As a result, purists didn’t miss out on the game’s appeal. The game’s steep difficulty curve, retro art style, and fantasy immersion made it successful enough to spawn two expansion packs that continued the plot..
5 Dungeon Siege II (2005)
One of the most popular Diablo-like games ever made, Dungeon Siege 2 was a major hit with players and critics alike. The addition of strategy to Dungeon Siege II’s gameplay made it more interesting than its predecessor, which had a more clear approach to combat.
In this case, a sequel was able to outperform the original simply by identifying and addressing its own flaws throughout the revision process. It’s not the best plot, but it can be saved. Dungeon crawler fans will get a lot more enjoyment out of this than storytellers will.
4 Grim Dawn (2016)
For fans of medieval fantasy games like Diablo, this one will be a welcome change of pace from the game’s vague Victorian translation. Humanity is on the verge of annihilation due in large part to a power struggle between two factions.
Successfully, it earned three DLC and a commendable score. The gaming mechanics, compelling storyline, and distinctive universe of Grim Dawn were praised, although the lack of replay value and randomized locations were heavily criticized.
3 Warhammer: Chaosbane (2019)
Battlefield: Bad Company 2 is a new rival to Diablo II, and it’s based on the popular Warhammer universe. That so, this game is an excellent option for people who are looking for a big-name license-based RPG that isn’t as well-received as some of its rivals.
The game’s advancement system, level design, and fighting divided several critics. Many players felt it held its own against Diablo II and was a good choice for those who prefer games with old elements but don’t want to see them reinvented.
2 The Incredible Adventures Of Van Helsing (2013)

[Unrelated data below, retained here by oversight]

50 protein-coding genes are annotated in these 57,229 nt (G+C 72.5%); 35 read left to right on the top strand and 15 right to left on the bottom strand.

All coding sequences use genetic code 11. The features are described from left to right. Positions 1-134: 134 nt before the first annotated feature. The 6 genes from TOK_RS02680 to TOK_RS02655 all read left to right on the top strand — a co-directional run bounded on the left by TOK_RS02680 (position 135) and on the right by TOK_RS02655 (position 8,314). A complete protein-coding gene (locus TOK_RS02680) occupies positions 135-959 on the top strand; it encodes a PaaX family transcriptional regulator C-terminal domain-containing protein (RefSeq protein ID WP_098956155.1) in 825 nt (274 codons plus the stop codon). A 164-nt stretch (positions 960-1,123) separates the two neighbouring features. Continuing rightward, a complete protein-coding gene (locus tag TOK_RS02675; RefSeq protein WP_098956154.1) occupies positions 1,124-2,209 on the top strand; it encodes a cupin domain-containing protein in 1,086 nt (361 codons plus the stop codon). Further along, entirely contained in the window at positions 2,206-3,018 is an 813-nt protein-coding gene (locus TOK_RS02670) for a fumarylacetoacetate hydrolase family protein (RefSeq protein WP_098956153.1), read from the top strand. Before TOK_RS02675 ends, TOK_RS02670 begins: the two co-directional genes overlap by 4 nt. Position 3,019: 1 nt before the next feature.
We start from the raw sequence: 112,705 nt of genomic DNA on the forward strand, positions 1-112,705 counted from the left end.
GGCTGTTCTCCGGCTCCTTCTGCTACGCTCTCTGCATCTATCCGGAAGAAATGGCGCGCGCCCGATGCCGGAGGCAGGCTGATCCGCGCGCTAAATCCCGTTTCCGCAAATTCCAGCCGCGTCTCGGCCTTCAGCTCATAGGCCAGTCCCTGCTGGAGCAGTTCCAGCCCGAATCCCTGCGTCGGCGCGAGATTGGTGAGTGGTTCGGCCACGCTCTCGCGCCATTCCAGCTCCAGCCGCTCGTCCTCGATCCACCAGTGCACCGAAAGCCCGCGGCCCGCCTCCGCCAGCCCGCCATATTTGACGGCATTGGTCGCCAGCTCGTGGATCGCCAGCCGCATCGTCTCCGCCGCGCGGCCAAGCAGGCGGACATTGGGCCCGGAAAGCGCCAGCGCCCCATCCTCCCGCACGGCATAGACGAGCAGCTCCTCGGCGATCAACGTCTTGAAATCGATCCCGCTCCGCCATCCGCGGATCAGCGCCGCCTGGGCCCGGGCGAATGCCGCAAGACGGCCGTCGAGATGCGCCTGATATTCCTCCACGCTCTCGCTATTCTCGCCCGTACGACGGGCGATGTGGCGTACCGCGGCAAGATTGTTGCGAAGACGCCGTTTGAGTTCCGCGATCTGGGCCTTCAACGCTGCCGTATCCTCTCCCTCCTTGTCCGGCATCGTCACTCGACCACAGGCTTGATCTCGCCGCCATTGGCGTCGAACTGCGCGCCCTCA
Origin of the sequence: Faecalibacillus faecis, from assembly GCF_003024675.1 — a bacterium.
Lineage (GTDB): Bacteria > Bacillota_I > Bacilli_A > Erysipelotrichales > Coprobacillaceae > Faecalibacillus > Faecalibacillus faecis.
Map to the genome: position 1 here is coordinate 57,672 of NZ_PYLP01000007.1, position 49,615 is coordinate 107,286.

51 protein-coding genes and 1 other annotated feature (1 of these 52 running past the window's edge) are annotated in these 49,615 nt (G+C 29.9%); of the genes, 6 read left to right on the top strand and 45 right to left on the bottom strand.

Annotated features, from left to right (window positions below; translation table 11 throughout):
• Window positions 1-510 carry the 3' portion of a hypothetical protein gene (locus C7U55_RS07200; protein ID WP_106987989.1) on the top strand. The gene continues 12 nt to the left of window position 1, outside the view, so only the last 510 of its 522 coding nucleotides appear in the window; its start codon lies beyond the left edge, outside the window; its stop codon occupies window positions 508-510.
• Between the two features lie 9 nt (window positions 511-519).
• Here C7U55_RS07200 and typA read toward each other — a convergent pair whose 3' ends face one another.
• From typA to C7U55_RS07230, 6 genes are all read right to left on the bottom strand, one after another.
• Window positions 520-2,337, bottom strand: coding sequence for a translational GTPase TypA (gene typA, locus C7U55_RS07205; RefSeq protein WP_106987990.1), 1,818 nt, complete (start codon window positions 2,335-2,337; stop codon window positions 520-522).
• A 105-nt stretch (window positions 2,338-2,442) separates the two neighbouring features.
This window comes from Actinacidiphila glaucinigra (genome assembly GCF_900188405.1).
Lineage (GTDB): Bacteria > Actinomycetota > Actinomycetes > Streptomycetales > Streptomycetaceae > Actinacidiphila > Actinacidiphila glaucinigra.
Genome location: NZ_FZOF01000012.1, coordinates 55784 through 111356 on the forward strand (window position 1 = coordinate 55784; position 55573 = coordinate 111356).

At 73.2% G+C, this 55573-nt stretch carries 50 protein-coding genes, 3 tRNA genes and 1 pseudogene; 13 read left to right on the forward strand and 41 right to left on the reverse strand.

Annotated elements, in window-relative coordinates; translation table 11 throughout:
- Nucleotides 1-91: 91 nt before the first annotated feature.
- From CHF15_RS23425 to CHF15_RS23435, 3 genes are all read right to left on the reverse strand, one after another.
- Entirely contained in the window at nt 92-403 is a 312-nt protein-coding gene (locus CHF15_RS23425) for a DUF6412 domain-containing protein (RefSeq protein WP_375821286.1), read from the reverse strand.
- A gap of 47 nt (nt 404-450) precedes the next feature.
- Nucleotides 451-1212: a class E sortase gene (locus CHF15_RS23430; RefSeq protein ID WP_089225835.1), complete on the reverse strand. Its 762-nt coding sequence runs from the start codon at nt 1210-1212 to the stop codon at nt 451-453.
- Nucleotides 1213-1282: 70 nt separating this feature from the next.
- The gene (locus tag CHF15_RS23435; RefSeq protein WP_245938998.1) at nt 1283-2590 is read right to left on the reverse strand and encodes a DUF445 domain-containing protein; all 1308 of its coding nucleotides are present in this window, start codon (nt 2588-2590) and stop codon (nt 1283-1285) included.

Van Helsing is a well-known character in popular culture vampire shows and movies, and his name lends instant credibility to this dungeon-crawler. A top-down action RPG based on Van Helsing and Dracula’s long-running feud was the goal of the game, which was released in 2012.
It’s a well-balanced mix of magic, science, and otherworldly horror that received decent reviews. Additionally, the game’s Hollywood-inspired visuals, clothing, and creature designs, as well as its witty comedy, make it an enjoyable experience.
1 Hades (2020)
Hades is one of the newest and best-received Diablo clones available across all major platforms. In addition to its engaging tale, lovable characters, and atmosphere, the game’s new and lively gameplay was hailed by critics everywhere.
The characters in the game are based on Greek mythology, but they feel real and genuine. Hades is an excellent example of how Diablo-style games can be updated for the present era, thanks to its bright visuals, intense gameplay, and exploration.
Having began writing about video games at the age of 14, Derek went on to write for GamePro Magazine, among other notable publications. ScreenRant now has the benefit of his extensive pop culture knowledge.